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  • Author: David Scott
  • Publication Date: 11-2013
  • Content Type: Journal Article
  • Journal: International Relations of the Asia-Pacific
  • Institution: Japan Association of International Relations
  • Abstract: This article argues that the 'Indo-Pacific' has become an increasingly influential term during the last few years within Australian strategic debate. Consequently, the article looks at how the concept of the 'Indo- Pacific' as a region is impacting on Australia's strategic discussions about regional identity, regional role, and foreign policy practices. The term has a strategic logic for Australia in shaping its military strategy and strategic partnerships. Here, the article finds that Australian usage of the term operates as an accurate description of an evolving 'region' to conduct strategy within, but also operates quite frequently (though not inevitably or inherently) as a more contested basis for China-balancing. The article looks closely at four themes: the Indo-Pacific as a term, the rhetoric (strategic debate) in Australia surrounding the Indo-Pacific term, the Indo-Pacific policy formulations by Australia, and the developing Indo-Pacific nature of bilateral and trilateral linkages between Australia, India, and the United States.
  • Topic: Foreign Policy, Military Strategy
  • Political Geography: United States, China, India, Australia
  • Author: Paradorn Rangsimaporn
  • Publication Date: 05-2009
  • Content Type: Journal Article
  • Journal: International Relations of the Asia-Pacific
  • Institution: Japan Association of International Relations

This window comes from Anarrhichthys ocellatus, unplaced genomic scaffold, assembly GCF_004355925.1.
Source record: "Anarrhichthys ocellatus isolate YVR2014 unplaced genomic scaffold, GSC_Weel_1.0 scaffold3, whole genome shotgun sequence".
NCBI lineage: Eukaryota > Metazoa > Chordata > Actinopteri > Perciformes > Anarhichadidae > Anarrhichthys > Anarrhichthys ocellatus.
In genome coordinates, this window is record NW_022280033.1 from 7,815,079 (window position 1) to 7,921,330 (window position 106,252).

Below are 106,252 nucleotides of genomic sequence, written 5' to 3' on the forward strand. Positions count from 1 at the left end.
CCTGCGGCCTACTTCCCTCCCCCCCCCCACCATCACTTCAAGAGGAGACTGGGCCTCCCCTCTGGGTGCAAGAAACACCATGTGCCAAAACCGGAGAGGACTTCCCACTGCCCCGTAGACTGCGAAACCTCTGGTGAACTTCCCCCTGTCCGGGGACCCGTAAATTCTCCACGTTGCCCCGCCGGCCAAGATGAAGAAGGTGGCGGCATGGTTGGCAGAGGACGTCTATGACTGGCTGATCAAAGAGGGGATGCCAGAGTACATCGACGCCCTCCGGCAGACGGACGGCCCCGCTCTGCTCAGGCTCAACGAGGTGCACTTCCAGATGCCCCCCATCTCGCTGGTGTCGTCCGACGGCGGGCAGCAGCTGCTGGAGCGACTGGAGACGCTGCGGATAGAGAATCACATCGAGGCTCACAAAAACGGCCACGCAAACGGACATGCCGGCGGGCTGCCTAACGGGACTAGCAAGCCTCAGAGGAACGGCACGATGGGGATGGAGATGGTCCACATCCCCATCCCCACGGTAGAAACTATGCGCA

• Abstract: While the desire to counterbalance US unilateralism informed Russian perceptions and advocacy of multipolarity globally, the complex and fluid balance of power in a multipolar East Asia complicates Russian perceptions and policies of multipolarity regionally and counterbalancing US power became not the sole goal. Russia's aim in East Asia was to reassert its influence while ensuring a stable regional environment in order for Russia to restore itself as a great power. However, the relatively stabilizing US regional role, the rise of neighboring China, the prospects of Japanese remilitarization and strengthened US–Japanese military alliance, and the lack of a Northeast Asian security structure are factors that pose both challenges and opportunities for Russian policymakers in pursuing Russian interests and great-power aims. Such factors have served to make Russian perceptions and policy in East Asia somewhat contradictory. While Russia's great-power aspiration was relatively clear, the policies to achieve this remained vague and inconclusive.
  • Topic: Military Strategy
  • Political Geography: Russia, United States, China, Asia